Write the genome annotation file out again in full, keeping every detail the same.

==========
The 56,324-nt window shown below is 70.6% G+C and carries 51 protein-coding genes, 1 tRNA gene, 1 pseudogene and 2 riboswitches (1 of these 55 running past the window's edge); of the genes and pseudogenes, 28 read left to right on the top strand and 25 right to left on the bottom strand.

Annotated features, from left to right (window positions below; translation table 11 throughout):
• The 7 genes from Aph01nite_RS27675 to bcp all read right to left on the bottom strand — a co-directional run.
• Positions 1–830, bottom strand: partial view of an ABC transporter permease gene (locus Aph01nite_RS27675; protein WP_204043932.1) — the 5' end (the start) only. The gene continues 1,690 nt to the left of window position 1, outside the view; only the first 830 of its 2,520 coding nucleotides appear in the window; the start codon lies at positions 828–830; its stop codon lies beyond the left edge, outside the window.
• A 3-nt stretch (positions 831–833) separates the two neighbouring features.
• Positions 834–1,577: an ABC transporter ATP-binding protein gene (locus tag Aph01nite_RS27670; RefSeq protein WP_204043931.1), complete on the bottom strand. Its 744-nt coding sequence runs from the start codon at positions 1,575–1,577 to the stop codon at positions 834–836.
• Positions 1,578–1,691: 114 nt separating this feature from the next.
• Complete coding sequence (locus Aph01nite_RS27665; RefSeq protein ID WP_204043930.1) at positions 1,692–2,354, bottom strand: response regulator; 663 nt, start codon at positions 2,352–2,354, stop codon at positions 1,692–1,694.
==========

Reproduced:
The 56,324-nt window shown below is 70.6% G+C and carries 51 protein-coding genes, 1 tRNA gene, 1 pseudogene and 2 riboswitches (1 of these 55 running past the window's edge); of the genes and pseudogenes, 28 read left to right on the top strand and 25 right to left on the bottom strand.

Annotated features, from left to right (window positions below; translation table 11 throughout):
• The 7 genes from Aph01nite_RS27675 to bcp all read right to left on the bottom strand — a co-directional run.
• Positions 1–830, bottom strand: partial view of an ABC transporter permease gene (locus Aph01nite_RS27675; protein WP_204043932.1) — the 5' end (the start) only. The gene continues 1,690 nt to the left of window position 1, outside the view; only the first 830 of its 2,520 coding nucleotides appear in the window; the start codon lies at positions 828–830; its stop codon lies beyond the left edge, outside the window.
• A 3-nt stretch (positions 831–833) separates the two neighbouring features.
• Positions 834–1,577: an ABC transporter ATP-binding protein gene (locus tag Aph01nite_RS27670; RefSeq protein WP_204043931.1), complete on the bottom strand. Its 744-nt coding sequence runs from the start codon at positions 1,575–1,577 to the stop codon at positions 834–836.
• Positions 1,578–1,691: 114 nt separating this feature from the next.
• Complete coding sequence (locus Aph01nite_RS27665; RefSeq protein ID WP_204043930.1) at positions 1,692–2,354, bottom strand: response regulator; 663 nt, start codon at positions 2,352–2,354, stop codon at positions 1,692–1,694.